As life expectancy increases so do age related problems such as swallowing disorders, dysphagia, which affects 10%–30% of people over 65 years old. For dysphagia patients the texture and rheological properties of the food, and the bolus, is critical to avoid choking and pneumonia. Texture modified foods, timbals, are often served to these patients due to their ease of swallowing. The main concern with these foods is that they do not look visually alike the food they replace, which can decrease the patient’s appetite and lead to reduced food intake and frailty. This study aims to improve both the visual appearance of texturized food as well as the energy density and fiber content of the timbal formulation. 3D scanning and additive manufacturing (3D Printing) were used to produce meals more reminiscent of original food items, increasing their visual appeal. Rheology was used to ensure the original flow profile was maintained as the timbal was reformulated by reducing starch contents and partially replacing with dietary fibers. The amount of starch was reduced from 8.7 wt% in the original formulation to 3.5 wt% and partially replaced with 3 wt% citrus fiber, while maintaining properties suitable for both swallowing and 3D printing. The resulting formulation has improved nutritional properties, while remaining suitable for constructing visually appealing meals, as demonstrated by 3Dprinting a chicken drumstick from a model generated with 3D scanning.

Place, publisher, year, edition, pages
Frontiers Media S.A., 2023
National Category
Food Science
Identifiers
urn:nbn:se:ri:diva-66381 (URN)10.3389/frfst.2022.1058641 (DOI)
Note

This study was supported by the Sweden’s Innovation Agency Vinnova.

Available from: 2023-09-05 Created: 2023-09-05 Last updated: 2024-05-23Bibliographically approved
Eliasson, L., Oliveira, G., Maria, E., Höglund, E. & Alminger, M. (2019). Tailoring bilberry powder functionality through preprocessing and drying.. Food science & nutrition, 7(4), 1379-1386
Open this publication in new window or tab >>Tailoring bilberry powder functionality through preprocessing and drying.
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2019 (English)In: Food science & nutrition, ISSN 2048-7177, Vol. 7, no 4, p. 1379-1386Article in journal (Refereed) Published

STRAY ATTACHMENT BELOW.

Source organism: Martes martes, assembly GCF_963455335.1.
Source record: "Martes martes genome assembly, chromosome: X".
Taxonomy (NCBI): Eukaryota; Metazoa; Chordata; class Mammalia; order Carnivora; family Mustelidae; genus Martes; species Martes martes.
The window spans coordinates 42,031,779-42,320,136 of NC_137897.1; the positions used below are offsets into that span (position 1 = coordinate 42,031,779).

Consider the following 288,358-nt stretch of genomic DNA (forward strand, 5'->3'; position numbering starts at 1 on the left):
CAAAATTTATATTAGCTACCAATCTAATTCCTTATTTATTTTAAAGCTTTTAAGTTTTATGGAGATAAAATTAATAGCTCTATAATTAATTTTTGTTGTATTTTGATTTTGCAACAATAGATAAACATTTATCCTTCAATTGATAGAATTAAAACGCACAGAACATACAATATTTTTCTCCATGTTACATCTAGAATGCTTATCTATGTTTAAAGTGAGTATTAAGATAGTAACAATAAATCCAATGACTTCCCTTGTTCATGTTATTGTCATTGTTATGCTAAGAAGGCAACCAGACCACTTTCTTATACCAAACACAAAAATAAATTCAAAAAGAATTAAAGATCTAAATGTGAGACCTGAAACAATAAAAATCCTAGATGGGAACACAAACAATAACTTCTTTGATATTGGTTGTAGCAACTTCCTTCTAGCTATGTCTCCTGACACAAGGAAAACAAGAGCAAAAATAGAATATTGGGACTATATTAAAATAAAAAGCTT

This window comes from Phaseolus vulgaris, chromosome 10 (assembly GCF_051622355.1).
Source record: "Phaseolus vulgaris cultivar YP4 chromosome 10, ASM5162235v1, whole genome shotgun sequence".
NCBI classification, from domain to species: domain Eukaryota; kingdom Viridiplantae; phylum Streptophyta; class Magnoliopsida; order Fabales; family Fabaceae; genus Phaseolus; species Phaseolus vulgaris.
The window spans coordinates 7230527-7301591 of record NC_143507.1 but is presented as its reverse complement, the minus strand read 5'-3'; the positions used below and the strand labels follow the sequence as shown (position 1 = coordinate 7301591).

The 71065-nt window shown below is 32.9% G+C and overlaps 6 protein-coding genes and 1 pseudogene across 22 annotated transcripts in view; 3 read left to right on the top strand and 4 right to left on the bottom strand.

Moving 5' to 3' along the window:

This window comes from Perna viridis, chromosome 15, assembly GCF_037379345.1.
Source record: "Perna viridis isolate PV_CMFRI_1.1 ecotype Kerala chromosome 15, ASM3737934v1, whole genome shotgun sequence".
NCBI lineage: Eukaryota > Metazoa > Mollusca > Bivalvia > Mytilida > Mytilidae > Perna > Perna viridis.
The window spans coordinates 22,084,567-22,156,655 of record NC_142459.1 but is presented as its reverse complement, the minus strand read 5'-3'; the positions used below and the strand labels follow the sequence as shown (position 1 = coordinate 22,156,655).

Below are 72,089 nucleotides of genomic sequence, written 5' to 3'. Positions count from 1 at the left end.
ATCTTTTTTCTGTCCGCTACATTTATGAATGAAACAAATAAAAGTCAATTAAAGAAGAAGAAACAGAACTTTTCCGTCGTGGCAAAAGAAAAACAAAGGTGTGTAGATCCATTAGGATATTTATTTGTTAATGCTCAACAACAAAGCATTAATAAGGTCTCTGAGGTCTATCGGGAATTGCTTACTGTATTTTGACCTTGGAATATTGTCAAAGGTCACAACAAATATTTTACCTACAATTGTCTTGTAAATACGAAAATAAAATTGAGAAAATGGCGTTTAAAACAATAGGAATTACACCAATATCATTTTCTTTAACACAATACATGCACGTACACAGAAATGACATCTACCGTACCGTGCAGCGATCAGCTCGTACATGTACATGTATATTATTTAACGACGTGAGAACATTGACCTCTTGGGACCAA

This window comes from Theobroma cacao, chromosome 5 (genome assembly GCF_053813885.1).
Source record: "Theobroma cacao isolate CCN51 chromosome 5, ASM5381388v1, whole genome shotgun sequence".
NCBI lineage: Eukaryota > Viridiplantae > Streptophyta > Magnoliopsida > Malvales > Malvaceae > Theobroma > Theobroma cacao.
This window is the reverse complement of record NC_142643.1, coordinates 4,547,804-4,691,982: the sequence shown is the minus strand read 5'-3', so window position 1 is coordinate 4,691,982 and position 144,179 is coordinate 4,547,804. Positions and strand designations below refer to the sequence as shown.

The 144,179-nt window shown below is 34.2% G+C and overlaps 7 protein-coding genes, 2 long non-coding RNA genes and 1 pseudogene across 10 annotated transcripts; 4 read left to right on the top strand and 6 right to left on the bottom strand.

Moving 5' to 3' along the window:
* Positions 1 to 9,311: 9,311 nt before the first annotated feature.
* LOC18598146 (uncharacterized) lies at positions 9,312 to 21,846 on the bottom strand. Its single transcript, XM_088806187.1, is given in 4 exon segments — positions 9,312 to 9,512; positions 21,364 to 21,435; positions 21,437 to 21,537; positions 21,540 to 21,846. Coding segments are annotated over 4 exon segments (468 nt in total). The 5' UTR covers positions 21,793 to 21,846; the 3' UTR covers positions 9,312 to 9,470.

Abstract [en]

Berry powders are popular as ingredients in a range of food products, where they naturally provide flavor, color, texture, polyphenols, fiber, and other nutrients. The choices regarding processing techniques and conditions influence the quality attributes of berry powders. The aim of this study was to study the effects on bilberry powder functionalities of applying different preprocessing techniques (purée mixing and juice pressing vs. untreated whole berries) prior to hot air drying and milling. Drying of press cake reduced the drying time by 72% and increased the total apparent phenolic content of the final powder by 44%, as compared to the powder of dried whole berries. The press cake powder showed an easier flowing behavior than the powders from whole berries and puréed berries. Dispersibility (in water and dairy cream) was 60% higher for powders from whole berries and puréed berries, as compared to press cake. The total phenolic content of the dispersed powders was highest for whole berries and puréed berries. Bilberry powder functionality can be modulated through the selection of an appropriate preprocessing technique before drying and milling. This tailors the powder properties into food ingredients ready for different applications, without the need for additives.

Keywords
bilberry, dispersibility, drying, flowability, polyphenols, processing
National Category
Natural Sciences
Identifiers
urn:nbn:se:ri:diva-38664 (URN)10.1002/fsn3.972 (DOI)31024711 (PubMedID)2-s2.0-85064843960 (Scopus ID)
Available from: 2019-05-10 Created: 2019-05-10 Last updated: 2023-05-16Bibliographically approved